Move PGH effort would analyze city's disjointed transportation system

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Pittsburgh Mayor Luke Ravenstahl figures it's possible to get from Brighton Heights to Brookline without a car, but he can't tell you how.

"Would it be easy for one to do that, or would there be an easy way for one to know how to get there? Probably not," he said yesterday. The city's mix of paths and lanes, roads and busways, T lines and inclines "don't work together to the extent that they should."

That's something he hopes to remedy with a process that starts with a meeting today, continues with a study beginning late this year, and may include money from the Centers for Disease Control and the federal Department of Transportation.

"We're trying to put [city transportation planning] ahead of the curve, trying to put ourselves in a better position when that next round of transportation funding comes out," said Planning Director Noor Ismail.

The city effort is called Move PGH, and the first step is a meeting in the mayor's office today for prospective members of a 13-member task force and a 29-member management committee, including city directors and officials from other transportation agencies. Mr. Ravenstahl plans to ask them to help set the stage for the selection of a consultant, who will guide the $1.1 million process of analyzing and planning the city's transportation system.

"No one in the city can [now] say, what is our complete bike system versus our transit system," said city Transportation Planner Patrick D. Roberts. "You need to map out the entire city to show where your conflicts are" between feet, bikes, buses, cars and rails.

Working through the Allegheny County Health Department, the city is seeking $500,000 from the Centers for Disease Control to help pay for the study. The theory is that more walking and cycling would reduce obesity and lower pollution.

There's no guarantee that the CDC will fund the effort, but it has paid for transportation changes before. In Lake Moses, Wash., for instance, the agency helped bring about wider sidewalks and foot and bike trails.

Another goal is to use mobility to spur development, said Ms. Ismail. "There is no real connection between transportation and land use right now," she said, but a study could start to change that by linking the next 20 years of transportation improvements to development goals.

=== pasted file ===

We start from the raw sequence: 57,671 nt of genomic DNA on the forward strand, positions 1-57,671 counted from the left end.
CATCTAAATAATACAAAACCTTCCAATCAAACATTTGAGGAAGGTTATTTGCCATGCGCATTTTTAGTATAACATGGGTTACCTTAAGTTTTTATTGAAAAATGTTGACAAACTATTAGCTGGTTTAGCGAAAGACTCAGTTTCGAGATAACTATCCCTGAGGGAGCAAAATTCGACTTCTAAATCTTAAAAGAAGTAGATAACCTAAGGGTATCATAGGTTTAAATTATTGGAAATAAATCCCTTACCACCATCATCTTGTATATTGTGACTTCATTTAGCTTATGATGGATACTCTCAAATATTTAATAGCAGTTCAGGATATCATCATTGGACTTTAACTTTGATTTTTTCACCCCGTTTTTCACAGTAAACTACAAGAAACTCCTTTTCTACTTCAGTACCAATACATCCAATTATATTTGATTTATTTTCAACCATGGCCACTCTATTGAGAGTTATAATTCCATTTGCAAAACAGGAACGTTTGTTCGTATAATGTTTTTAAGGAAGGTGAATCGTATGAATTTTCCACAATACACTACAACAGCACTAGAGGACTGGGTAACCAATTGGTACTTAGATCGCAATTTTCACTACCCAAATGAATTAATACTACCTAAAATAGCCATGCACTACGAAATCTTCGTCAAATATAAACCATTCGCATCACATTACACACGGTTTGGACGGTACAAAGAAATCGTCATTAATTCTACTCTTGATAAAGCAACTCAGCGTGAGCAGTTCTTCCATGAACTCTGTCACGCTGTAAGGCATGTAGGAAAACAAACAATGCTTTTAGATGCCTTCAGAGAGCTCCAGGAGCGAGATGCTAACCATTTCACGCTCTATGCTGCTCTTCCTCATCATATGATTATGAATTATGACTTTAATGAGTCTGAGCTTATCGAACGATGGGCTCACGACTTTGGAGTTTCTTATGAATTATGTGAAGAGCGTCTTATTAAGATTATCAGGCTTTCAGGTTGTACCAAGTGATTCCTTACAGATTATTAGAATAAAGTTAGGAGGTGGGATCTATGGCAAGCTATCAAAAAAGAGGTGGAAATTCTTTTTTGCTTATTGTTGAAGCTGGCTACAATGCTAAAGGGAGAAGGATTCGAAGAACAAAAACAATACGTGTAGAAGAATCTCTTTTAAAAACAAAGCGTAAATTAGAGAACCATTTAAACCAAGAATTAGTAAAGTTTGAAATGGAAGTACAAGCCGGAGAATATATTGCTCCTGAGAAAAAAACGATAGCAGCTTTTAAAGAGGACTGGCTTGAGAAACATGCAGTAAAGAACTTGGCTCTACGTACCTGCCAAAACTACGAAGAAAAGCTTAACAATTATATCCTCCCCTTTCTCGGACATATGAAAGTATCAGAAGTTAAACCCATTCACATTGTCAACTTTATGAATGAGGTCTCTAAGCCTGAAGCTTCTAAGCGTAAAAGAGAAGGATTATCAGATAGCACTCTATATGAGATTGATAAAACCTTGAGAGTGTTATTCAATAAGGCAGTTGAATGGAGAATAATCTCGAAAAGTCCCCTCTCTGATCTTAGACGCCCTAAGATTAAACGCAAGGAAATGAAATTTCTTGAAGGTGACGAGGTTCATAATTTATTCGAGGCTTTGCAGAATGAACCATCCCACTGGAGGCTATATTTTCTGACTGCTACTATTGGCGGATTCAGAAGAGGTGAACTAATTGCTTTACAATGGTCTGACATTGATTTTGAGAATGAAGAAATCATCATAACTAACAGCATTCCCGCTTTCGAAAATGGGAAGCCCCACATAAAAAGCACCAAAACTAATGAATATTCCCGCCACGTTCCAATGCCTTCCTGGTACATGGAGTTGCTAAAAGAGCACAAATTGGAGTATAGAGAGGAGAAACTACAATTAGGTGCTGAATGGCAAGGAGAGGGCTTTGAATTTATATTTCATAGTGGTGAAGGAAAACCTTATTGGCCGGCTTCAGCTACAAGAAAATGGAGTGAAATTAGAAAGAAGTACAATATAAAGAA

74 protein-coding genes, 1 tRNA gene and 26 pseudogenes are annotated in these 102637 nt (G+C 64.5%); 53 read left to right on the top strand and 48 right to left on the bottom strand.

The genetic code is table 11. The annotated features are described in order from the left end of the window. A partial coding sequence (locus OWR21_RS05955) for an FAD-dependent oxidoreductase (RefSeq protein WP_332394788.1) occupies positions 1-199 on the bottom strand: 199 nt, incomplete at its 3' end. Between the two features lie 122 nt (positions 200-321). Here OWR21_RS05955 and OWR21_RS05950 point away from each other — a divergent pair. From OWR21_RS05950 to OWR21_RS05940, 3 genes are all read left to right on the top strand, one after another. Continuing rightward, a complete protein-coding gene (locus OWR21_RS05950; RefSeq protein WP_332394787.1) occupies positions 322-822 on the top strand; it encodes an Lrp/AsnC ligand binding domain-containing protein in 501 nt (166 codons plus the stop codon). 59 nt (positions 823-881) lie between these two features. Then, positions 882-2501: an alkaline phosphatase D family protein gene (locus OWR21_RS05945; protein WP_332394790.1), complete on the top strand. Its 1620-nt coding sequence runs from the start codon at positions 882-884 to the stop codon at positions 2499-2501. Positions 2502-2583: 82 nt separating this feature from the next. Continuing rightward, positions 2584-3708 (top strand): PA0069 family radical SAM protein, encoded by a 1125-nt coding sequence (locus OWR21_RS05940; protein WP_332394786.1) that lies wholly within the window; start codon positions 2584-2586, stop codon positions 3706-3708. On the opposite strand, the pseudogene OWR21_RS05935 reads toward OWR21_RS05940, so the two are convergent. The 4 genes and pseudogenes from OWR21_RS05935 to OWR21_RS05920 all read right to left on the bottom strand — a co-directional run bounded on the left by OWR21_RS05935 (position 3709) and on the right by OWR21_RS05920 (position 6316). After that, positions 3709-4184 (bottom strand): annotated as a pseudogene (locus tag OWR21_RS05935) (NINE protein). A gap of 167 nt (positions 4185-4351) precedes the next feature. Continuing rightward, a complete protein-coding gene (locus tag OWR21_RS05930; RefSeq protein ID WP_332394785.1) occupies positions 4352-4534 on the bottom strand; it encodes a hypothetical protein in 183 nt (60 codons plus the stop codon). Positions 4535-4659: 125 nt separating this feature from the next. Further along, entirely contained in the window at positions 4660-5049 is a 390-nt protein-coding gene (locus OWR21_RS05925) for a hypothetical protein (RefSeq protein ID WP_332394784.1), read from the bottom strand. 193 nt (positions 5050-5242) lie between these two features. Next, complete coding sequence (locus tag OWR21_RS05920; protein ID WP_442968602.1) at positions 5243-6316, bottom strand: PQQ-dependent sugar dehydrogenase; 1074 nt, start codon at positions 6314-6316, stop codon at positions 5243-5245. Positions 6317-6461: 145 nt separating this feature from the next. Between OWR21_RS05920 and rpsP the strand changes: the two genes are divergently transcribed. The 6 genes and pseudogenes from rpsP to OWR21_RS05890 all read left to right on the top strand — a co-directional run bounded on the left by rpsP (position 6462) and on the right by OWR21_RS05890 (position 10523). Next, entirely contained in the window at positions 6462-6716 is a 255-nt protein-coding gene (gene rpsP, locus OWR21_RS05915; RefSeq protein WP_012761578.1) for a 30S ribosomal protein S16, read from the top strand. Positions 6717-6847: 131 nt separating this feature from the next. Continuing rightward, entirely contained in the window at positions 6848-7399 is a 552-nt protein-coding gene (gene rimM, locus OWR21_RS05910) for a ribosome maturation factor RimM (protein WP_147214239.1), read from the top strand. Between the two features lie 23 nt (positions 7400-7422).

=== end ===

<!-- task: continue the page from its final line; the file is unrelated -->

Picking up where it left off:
If the study is done and adopted by the city, the countywide, regional and state organizations that handle much of the transportation work in the city would need to respect it, said Mr. Roberts.

Dan Cessna, district executive for the Pennsylvania Department of Transportation, said he wanted to learn more about the new group and how it will tie in with the region's long-range transportation plan and federal requirements.

"I'm anxious to learn what the exact objectives are and what the goals will be for their program," he said. "I respect anybody who wants to do a better job planning transportation within their boundaries."

He said the department already goes "to great lengths" to coordinate with the city on projects. The department has implemented "smart transportation" policies that the new city group appears to embrace, including linking new transportation improvements to land-use planning and a "fix-it-first" approach to allocating money.

Under state policy, at least 90 percent of spending must go to preserve existing assets -- fixing bridges, resurfacing roads, repairing tunnels, he said. In reality, 95 percent is spent that way.

With limited funding, "what we want to do competes with just holding the transportation system together," he said.

Chuck DiPietro, transportation planning director for the Southwestern Pennsylvania Commission, made up of 10 counties, said the city's initiative "makes a lot of sense."

The group may have more freedom to develop an ambitious vision for long-term transportation improvements than the commission, which faces funding constraints in drafting its long-range plans, he said.

Ernie Hogan, director of development for East Liberty Development Inc., and an invitee to the meeting, said that an inefficient bus loop and the lack of bike lanes have been hurdles to development in that neighborhood.

Those problems are being remedied, but a transportation plan would be "a way to really unlock neighborhoods and start to create economic opportunities."

"No matter who you are and where you live in Pittsburgh," the mayor said, the study "will affect you in some way, and hopefully a positive way."


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